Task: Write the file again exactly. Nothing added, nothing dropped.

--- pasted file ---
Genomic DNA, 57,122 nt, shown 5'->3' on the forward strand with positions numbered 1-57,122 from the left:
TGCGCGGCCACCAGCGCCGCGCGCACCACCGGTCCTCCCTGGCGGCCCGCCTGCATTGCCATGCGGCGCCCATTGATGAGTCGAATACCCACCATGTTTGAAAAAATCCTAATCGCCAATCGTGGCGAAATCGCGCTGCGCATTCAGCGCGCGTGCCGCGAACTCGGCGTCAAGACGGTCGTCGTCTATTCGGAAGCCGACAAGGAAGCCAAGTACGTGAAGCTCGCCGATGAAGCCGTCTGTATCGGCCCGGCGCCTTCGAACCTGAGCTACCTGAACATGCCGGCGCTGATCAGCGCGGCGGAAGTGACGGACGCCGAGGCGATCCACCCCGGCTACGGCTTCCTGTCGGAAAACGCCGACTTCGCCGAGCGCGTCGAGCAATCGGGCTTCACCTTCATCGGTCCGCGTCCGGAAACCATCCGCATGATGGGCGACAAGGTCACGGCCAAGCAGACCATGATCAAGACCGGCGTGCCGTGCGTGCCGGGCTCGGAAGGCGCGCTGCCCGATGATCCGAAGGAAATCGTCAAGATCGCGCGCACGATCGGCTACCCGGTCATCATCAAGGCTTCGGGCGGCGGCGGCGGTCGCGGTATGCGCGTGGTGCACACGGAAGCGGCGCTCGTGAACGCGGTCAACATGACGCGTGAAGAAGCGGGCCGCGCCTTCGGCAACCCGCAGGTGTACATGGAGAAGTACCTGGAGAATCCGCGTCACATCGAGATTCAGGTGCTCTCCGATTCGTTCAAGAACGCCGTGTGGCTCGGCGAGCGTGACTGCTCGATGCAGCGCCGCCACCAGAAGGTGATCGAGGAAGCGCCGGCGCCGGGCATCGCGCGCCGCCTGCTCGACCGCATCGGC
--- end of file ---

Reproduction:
Genomic DNA, 57,122 nt, shown 5'->3' on the forward strand with positions numbered 1-57,122 from the left:
TGCGCGGCCACCAGCGCCGCGCGCACCACCGGTCCTCCCTGGCGGCCCGCCTGCATTGCCATGCGGCGCCCATTGATGAGTCGAATACCCACCATGTTTGAAAAAATCCTAATCGCCAATCGTGGCGAAATCGCGCTGCGCATTCAGCGCGCGTGCCGCGAACTCGGCGTCAAGACGGTCGTCGTCTATTCGGAAGCCGACAAGGAAGCCAAGTACGTGAAGCTCGCCGATGAAGCCGTCTGTATCGGCCCGGCGCCTTCGAACCTGAGCTACCTGAACATGCCGGCGCTGATCAGCGCGGCGGAAGTGACGGACGCCGAGGCGATCCACCCCGGCTACGGCTTCCTGTCGGAAAACGCCGACTTCGCCGAGCGCGTCGAGCAATCGGGCTTCACCTTCATCGGTCCGCGTCCGGAAACCATCCGCATGATGGGCGACAAGGTCACGGCCAAGCAGACCATGATCAAGACCGGCGTGCCGTGCGTGCCGGGCTCGGAAGGCGCGCTGCCCGATGATCCGAAGGAAATCGTCAAGATCGCGCGCACGATCGGCTACCCGGTCATCATCAAGGCTTCGGGCGGCGGCGGCGGTCGCGGTATGCGCGTGGTGCACACGGAAGCGGCGCTCGTGAACGCGGTCAACATGACGCGTGAAGAAGCGGGCCGCGCCTTCGGCAACCCGCAGGTGTACATGGAGAAGTACCTGGAGAATCCGCGTCACATCGAGATTCAGGTGCTCTCCGATTCGTTCAAGAACGCCGTGTGGCTCGGCGAGCGTGACTGCTCGATGCAGCGCCGCCACCAGAAGGTGATCGAGGAAGCGCCGGCGCCGGGCATCGCGCGCCGCCTGCTCGACCGCATCGGC